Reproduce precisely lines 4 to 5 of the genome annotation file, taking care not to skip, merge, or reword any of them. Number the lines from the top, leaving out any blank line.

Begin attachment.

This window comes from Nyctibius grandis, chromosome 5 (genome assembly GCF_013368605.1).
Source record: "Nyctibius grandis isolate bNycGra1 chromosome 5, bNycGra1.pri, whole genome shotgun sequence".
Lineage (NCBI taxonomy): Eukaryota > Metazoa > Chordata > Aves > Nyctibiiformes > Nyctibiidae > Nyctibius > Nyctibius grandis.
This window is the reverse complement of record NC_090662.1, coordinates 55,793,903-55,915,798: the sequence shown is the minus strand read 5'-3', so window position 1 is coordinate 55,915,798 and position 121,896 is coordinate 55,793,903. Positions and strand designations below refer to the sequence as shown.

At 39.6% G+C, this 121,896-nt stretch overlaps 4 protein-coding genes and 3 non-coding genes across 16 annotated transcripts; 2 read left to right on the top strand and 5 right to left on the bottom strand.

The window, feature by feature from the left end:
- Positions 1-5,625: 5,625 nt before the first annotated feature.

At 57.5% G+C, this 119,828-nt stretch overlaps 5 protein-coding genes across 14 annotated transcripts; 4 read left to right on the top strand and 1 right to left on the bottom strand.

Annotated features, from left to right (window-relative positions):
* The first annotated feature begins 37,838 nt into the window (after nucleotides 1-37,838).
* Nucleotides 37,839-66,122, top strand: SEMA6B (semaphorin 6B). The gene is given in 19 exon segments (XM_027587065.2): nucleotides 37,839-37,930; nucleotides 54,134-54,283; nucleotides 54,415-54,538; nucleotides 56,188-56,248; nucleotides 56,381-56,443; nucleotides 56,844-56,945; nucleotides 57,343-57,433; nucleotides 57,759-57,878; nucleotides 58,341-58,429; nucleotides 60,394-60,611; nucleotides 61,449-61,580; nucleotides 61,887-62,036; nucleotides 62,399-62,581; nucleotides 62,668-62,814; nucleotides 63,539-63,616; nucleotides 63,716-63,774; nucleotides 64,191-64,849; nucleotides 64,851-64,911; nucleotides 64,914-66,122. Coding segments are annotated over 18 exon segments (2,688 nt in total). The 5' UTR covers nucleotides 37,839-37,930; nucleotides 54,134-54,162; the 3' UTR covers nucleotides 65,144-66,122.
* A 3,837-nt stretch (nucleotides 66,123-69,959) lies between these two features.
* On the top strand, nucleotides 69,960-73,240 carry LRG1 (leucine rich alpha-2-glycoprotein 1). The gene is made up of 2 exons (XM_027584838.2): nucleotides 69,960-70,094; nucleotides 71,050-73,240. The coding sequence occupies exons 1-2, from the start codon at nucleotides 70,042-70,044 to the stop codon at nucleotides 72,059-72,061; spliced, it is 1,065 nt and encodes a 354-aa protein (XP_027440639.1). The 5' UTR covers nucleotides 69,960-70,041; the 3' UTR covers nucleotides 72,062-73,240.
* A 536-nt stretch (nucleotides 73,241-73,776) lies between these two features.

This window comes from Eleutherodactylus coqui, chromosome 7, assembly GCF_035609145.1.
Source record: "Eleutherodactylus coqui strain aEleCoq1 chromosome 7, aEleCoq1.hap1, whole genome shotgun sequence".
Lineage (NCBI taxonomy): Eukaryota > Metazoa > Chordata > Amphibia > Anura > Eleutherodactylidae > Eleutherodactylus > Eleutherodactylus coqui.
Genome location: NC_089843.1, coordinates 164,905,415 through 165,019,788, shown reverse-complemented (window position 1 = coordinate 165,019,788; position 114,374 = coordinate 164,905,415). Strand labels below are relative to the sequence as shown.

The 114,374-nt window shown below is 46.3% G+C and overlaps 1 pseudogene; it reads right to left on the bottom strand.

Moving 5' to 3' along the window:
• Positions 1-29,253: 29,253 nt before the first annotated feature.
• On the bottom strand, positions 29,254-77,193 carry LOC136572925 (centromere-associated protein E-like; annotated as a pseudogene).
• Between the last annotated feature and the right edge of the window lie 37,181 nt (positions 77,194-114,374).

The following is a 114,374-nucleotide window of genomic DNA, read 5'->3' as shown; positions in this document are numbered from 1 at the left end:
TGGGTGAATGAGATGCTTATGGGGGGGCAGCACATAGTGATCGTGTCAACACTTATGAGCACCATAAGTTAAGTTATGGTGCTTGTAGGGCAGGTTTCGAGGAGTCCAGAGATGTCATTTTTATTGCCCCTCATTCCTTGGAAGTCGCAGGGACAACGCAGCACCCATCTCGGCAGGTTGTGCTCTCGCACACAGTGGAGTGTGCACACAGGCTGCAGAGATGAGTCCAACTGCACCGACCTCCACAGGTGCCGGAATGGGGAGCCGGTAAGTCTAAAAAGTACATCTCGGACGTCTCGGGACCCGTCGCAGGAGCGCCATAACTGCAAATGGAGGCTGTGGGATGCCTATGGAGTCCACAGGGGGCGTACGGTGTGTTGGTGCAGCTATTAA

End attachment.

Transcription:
This window is the reverse complement of record NC_090662.1, coordinates 55,793,903-55,915,798: the sequence shown is the minus strand read 5'-3', so window position 1 is coordinate 55,915,798 and position 121,896 is coordinate 55,793,903. Positions and strand designations below refer to the sequence as shown.

At 39.6% G+C, this 121,896-nt stretch overlaps 4 protein-coding genes and 3 non-coding genes across 16 annotated transcripts; 2 read left to right on the top strand and 5 right to left on the bottom strand.